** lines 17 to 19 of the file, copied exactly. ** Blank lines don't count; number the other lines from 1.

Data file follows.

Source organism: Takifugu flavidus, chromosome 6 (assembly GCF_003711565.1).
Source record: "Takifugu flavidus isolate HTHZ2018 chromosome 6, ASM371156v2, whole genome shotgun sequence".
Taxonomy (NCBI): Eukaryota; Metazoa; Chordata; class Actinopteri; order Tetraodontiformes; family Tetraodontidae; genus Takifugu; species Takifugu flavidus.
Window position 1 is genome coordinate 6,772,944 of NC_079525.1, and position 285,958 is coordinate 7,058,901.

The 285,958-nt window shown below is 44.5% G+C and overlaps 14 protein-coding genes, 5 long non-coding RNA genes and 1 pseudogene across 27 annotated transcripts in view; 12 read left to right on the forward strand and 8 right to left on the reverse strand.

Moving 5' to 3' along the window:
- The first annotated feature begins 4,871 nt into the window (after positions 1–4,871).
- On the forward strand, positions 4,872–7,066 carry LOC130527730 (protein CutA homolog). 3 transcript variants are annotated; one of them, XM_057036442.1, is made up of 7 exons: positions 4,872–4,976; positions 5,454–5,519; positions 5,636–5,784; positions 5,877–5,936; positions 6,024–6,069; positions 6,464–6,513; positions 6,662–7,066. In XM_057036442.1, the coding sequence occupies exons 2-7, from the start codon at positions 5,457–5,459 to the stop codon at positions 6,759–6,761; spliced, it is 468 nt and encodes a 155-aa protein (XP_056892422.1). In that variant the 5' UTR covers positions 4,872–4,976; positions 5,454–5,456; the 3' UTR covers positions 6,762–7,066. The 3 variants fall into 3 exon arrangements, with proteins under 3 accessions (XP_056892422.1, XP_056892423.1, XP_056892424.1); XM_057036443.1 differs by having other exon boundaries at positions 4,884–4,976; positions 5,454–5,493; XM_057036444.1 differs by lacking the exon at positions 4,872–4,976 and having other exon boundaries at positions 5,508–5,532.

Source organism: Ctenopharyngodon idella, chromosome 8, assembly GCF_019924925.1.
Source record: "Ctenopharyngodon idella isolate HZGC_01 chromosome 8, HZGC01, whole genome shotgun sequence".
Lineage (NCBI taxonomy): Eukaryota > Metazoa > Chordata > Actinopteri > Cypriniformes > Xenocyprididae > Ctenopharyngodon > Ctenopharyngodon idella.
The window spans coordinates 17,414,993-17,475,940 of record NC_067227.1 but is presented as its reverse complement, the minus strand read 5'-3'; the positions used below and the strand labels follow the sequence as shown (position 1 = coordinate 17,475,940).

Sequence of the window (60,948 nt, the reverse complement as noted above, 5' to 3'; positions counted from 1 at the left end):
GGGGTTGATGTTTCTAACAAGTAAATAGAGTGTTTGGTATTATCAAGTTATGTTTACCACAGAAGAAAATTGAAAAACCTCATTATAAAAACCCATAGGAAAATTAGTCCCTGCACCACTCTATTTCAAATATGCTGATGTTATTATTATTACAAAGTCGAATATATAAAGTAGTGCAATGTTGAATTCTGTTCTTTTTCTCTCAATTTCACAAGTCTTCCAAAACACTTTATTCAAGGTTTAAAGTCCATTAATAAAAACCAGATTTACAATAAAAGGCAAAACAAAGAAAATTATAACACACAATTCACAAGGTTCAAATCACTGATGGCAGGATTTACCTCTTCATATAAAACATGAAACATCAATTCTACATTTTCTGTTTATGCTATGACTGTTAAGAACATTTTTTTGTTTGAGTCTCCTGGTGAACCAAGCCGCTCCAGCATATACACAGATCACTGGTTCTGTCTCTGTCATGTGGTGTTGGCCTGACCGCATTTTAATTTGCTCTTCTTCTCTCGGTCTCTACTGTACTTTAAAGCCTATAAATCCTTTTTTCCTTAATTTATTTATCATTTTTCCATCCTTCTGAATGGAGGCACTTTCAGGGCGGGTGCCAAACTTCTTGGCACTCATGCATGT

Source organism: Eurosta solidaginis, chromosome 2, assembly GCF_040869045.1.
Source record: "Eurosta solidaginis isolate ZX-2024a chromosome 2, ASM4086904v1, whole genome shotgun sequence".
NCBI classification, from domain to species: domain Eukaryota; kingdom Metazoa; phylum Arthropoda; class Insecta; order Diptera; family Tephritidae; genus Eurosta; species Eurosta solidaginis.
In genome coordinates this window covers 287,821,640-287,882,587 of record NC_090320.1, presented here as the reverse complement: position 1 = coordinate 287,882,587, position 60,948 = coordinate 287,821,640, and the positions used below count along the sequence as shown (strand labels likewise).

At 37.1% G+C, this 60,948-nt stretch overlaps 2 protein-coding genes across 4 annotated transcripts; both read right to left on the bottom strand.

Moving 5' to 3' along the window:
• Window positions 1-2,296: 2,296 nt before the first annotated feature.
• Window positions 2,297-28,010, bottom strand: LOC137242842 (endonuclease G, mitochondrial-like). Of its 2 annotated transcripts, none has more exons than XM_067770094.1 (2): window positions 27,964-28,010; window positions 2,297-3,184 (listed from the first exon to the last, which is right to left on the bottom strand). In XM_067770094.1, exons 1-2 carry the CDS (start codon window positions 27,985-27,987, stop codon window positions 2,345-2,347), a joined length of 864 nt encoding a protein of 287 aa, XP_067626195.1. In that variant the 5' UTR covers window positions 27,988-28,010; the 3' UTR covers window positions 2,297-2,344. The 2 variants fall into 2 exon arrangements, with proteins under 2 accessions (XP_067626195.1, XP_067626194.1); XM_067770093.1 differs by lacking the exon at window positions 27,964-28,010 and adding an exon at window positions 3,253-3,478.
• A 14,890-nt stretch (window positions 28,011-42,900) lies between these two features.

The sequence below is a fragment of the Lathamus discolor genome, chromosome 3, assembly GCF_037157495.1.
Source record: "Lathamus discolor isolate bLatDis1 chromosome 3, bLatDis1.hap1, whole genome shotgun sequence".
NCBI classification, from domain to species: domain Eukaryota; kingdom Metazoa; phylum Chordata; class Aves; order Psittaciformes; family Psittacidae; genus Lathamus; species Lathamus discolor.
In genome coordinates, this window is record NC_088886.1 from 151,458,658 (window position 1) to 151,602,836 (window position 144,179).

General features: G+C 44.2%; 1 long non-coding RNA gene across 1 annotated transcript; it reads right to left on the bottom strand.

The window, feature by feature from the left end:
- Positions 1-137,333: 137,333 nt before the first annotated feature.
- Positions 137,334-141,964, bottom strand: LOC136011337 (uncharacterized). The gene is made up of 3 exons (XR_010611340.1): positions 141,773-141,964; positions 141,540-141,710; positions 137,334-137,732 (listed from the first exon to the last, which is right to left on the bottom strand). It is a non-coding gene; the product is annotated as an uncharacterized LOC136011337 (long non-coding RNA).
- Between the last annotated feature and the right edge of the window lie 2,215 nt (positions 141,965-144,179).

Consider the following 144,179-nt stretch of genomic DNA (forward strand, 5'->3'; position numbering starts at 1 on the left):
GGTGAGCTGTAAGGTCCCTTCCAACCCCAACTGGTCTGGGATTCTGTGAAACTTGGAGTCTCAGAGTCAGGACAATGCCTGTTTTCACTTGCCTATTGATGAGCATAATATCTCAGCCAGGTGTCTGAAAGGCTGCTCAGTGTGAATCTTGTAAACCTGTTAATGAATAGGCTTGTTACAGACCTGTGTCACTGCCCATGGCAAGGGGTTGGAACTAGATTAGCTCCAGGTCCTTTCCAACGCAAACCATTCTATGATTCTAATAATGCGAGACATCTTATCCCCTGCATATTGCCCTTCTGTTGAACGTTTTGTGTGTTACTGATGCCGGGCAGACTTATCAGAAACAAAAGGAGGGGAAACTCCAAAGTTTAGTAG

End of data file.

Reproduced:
NCBI classification, from domain to species: domain Eukaryota; kingdom Metazoa; phylum Arthropoda; class Insecta; order Diptera; family Tephritidae; genus Eurosta; species Eurosta solidaginis.
In genome coordinates this window covers 287,821,640-287,882,587 of record NC_090320.1, presented here as the reverse complement: position 1 = coordinate 287,882,587, position 60,948 = coordinate 287,821,640, and the positions used below count along the sequence as shown (strand labels likewise).

At 37.1% G+C, this 60,948-nt stretch overlaps 2 protein-coding genes across 4 annotated transcripts; both read right to left on the bottom strand.